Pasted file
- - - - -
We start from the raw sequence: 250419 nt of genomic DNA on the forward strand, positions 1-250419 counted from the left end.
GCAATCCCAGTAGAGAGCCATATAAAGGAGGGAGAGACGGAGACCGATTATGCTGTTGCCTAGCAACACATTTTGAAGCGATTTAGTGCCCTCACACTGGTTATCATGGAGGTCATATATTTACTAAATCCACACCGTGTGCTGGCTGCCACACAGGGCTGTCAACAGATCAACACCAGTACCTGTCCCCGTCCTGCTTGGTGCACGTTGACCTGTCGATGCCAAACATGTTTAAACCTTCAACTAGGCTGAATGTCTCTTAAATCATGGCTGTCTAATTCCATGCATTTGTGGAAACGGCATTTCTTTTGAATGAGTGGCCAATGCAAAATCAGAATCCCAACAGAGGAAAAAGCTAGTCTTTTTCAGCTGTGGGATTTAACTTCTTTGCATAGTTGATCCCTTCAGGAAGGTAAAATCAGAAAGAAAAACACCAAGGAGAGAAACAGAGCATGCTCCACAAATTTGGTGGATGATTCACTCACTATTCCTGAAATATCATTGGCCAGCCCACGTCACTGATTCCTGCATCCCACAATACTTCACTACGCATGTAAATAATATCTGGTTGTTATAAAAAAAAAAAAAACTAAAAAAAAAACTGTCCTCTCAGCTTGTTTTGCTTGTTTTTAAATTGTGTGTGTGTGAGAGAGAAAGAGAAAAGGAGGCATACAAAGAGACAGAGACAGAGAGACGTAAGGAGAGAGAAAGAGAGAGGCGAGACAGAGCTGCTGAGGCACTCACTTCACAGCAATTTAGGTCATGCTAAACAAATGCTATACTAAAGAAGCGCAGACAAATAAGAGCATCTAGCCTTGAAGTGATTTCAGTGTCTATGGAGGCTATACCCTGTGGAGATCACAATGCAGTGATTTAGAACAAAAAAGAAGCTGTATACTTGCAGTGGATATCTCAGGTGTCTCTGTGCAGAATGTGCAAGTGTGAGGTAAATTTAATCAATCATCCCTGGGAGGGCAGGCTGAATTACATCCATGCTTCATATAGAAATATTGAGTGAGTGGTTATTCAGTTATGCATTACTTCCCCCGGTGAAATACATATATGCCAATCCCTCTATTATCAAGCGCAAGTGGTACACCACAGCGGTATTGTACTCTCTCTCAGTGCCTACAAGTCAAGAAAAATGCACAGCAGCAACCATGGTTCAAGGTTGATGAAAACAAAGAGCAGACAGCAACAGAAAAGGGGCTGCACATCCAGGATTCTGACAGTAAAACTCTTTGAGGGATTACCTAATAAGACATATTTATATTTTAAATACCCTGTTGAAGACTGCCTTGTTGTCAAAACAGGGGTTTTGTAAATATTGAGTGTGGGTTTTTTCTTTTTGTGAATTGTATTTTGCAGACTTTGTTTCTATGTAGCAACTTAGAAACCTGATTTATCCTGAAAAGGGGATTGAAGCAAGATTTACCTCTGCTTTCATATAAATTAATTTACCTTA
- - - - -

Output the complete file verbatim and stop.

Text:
We start from the raw sequence: 250419 nt of genomic DNA on the forward strand, positions 1-250419 counted from the left end.
GCAATCCCAGTAGAGAGCCATATAAAGGAGGGAGAGACGGAGACCGATTATGCTGTTGCCTAGCAACACATTTTGAAGCGATTTAGTGCCCTCACACTGGTTATCATGGAGGTCATATATTTACTAAATCCACACCGTGTGCTGGCTGCCACACAGGGCTGTCAACAGATCAACACCAGTACCTGTCCCCGTCCTGCTTGGTGCACGTTGACCTGTCGATGCCAAACATGTTTAAACCTTCAACTAGGCTGAATGTCTCTTAAATCATGGCTGTCTAATTCCATGCATTTGTGGAAACGGCATTTCTTTTGAATGAGTGGCCAATGCAAAATCAGAATCCCAACAGAGGAAAAAGCTAGTCTTTTTCAGCTGTGGGATTTAACTTCTTTGCATAGTTGATCCCTTCAGGAAGGTAAAATCAGAAAGAAAAACACCAAGGAGAGAAACAGAGCATGCTCCACAAATTTGGTGGATGATTCACTCACTATTCCTGAAATATCATTGGCCAGCCCACGTCACTGATTCCTGCATCCCACAATACTTCACTACGCATGTAAATAATATCTGGTTGTTATAAAAAAAAAAAAAACTAAAAAAAAAACTGTCCTCTCAGCTTGTTTTGCTTGTTTTTAAATTGTGTGTGTGTGAGAGAGAAAGAGAAAAGGAGGCATACAAAGAGACAGAGACAGAGAGACGTAAGGAGAGAGAAAGAGAGAGGCGAGACAGAGCTGCTGAGGCACTCACTTCACAGCAATTTAGGTCATGCTAAACAAATGCTATACTAAAGAAGCGCAGACAAATAAGAGCATCTAGCCTTGAAGTGATTTCAGTGTCTATGGAGGCTATACCCTGTGGAGATCACAATGCAGTGATTTAGAACAAAAAAGAAGCTGTATACTTGCAGTGGATATCTCAGGTGTCTCTGTGCAGAATGTGCAAGTGTGAGGTAAATTTAATCAATCATCCCTGGGAGGGCAGGCTGAATTACATCCATGCTTCATATAGAAATATTGAGTGAGTGGTTATTCAGTTATGCATTACTTCCCCCGGTGAAATACATATATGCCAATCCCTCTATTATCAAGCGCAAGTGGTACACCACAGCGGTATTGTACTCTCTCTCAGTGCCTACAAGTCAAGAAAAATGCACAGCAGCAACCATGGTTCAAGGTTGATGAAAACAAAGAGCAGACAGCAACAGAAAAGGGGCTGCACATCCAGGATTCTGACAGTAAAACTCTTTGAGGGATTACCTAATAAGACATATTTATATTTTAAATACCCTGTTGAAGACTGCCTTGTTGTCAAAACAGGGGTTTTGTAAATATTGAGTGTGGGTTTTTTCTTTTTGTGAATTGTATTTTGCAGACTTTGTTTCTATGTAGCAACTTAGAAACCTGATTTATCCTGAAAAGGGGATTGAAGCAAGATTTACCTCTGCTTTCATATAAATTAATTTACCTTA